To quote St Vincent Prime Minister Dr Ralph Gonsalves, every idea has its historic moment and place, and on Tuesday, the Africa-Caricom virtual summit was a stunning example of an idea whose time had come, even if it had been long in coming.
The challenge now is to sustain and build on its momentum. In addressing the theme of “Unity Across Continents and Oceans: Opportunities for Deepening Integration”, Caricom leaders offered several ideas for deepening the region’s relationship with Africa, including Prime Minister Dr Keith Rowley who saw scope for collaboration in the creative sector, among other things.
If this initiative is to realise its potential, it will require structure and resources. In this regard, PM Gonsalves’ idea of a transitional Africa-Caricom Commission towards what he called an “ABCD Commission” of Africa, Brazil, the Caribbean and the Diaspora, makes sense and should be pursued with diligence.
The recent heightening of engagement between Caribbean leaders and their counterparts in Africa has yielded results which seem to be encouraging today’s generation of leaders to make a new attempt at realising the Pan African dream of Caribbean pioneers such as Sylvester Williams and George Padmore of Trinidad and Tobago and many others, including Marcus Garvey of Jamaica, who devoted their lives to undoing the damage caused by over 300 years of the transatlantic slave trade and enslavement of Africans throughout the Caribbean and the Americas.
The untapped potential of closer ties with Africa has been a common theme for decades, which no generation of leaders has been able to bring to anything resembling fruition. This is mainly because of the difficulties created by historical structures and policies embedded in the colonial state and private interests. Broadening the arc of the region’s horizon to include Africa will require a shift in the Caribbean axis which, in this fragmented region, has never been as easy as it sounds.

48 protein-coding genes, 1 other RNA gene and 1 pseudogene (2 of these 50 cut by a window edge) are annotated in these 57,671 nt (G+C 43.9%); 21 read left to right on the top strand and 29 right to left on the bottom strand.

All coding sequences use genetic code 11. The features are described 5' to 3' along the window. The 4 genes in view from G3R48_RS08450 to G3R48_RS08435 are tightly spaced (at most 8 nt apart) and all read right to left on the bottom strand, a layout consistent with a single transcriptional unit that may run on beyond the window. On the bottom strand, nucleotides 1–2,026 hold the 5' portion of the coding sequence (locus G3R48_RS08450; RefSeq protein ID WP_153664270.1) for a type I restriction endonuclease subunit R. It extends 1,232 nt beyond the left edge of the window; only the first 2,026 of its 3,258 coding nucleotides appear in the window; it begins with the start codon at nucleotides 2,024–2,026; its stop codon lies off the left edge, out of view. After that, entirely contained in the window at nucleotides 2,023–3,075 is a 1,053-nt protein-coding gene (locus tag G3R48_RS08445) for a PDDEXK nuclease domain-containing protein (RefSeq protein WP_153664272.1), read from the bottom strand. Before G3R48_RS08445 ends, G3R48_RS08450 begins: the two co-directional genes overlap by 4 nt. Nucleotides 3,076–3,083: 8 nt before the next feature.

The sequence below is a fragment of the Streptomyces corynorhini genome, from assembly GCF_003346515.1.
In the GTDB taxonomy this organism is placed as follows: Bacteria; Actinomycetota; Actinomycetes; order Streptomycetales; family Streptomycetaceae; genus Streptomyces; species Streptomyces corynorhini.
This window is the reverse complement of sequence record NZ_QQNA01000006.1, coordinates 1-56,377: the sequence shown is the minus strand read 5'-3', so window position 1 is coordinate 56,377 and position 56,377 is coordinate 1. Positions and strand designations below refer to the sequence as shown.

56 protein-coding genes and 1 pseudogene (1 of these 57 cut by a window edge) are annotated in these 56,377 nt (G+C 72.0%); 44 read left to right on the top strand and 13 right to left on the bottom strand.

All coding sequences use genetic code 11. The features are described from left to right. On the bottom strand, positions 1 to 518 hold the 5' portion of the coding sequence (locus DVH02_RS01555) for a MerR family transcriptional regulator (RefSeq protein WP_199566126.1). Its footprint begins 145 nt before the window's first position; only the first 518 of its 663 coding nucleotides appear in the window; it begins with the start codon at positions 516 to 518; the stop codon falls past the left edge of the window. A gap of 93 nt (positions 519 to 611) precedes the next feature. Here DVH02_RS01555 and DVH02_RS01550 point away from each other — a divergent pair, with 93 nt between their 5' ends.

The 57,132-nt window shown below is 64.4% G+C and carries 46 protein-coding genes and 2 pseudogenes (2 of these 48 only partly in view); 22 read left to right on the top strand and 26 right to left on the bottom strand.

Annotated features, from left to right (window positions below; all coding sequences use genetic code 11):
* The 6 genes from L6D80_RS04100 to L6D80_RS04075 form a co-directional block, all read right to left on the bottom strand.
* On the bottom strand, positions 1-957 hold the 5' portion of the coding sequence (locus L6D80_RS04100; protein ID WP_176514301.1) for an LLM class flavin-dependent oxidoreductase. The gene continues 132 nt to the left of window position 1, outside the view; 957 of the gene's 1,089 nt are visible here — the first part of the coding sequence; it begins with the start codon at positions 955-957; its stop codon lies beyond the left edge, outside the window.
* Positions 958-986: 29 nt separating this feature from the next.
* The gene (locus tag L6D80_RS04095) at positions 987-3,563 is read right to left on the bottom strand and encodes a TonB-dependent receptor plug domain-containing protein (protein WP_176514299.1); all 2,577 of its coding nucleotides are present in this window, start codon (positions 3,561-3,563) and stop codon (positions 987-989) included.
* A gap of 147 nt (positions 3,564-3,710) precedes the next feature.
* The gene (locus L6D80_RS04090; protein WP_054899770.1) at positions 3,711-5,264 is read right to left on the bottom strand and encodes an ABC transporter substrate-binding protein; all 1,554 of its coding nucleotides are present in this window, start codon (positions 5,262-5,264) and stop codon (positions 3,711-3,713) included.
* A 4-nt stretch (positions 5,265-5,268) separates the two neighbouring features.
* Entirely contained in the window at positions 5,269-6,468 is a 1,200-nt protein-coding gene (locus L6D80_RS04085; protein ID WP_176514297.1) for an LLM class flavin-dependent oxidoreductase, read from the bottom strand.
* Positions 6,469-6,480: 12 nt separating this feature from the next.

Current events indicate that the global order is experiencing some fundamental change which could open up opportunities for rekindling the hope of a new world order which, four to five decades ago, had fired up the non-aligned movement with dreams of south-south co-operation.
Today, the Covid-19 pandemic is decisive in emphasising the need to diversify our relationships with the rest of the world and find sources of support while exploring new opportunities with non-traditional partners although Africa, being family, does not quite fit the category of “non-traditional”.
In approaching the future, we in the Caribbean have some scores to settle with history and so we fully endorse PM Gonsalves’ call to the summit for Africa, Caricom and the diaspora to “take an emphatic lead in seeking reparations for Native Genocide and the Enslavement of Africans”.
This is an issue to be put squarely on the table and not be skirted.
In building on Tuesday’s historic initiative, Caricom should also admit that it has some homework to do. We cannot seek greater collaboration with interests outside the region from a position of division inside the region. On this score, there remains much work still to be done.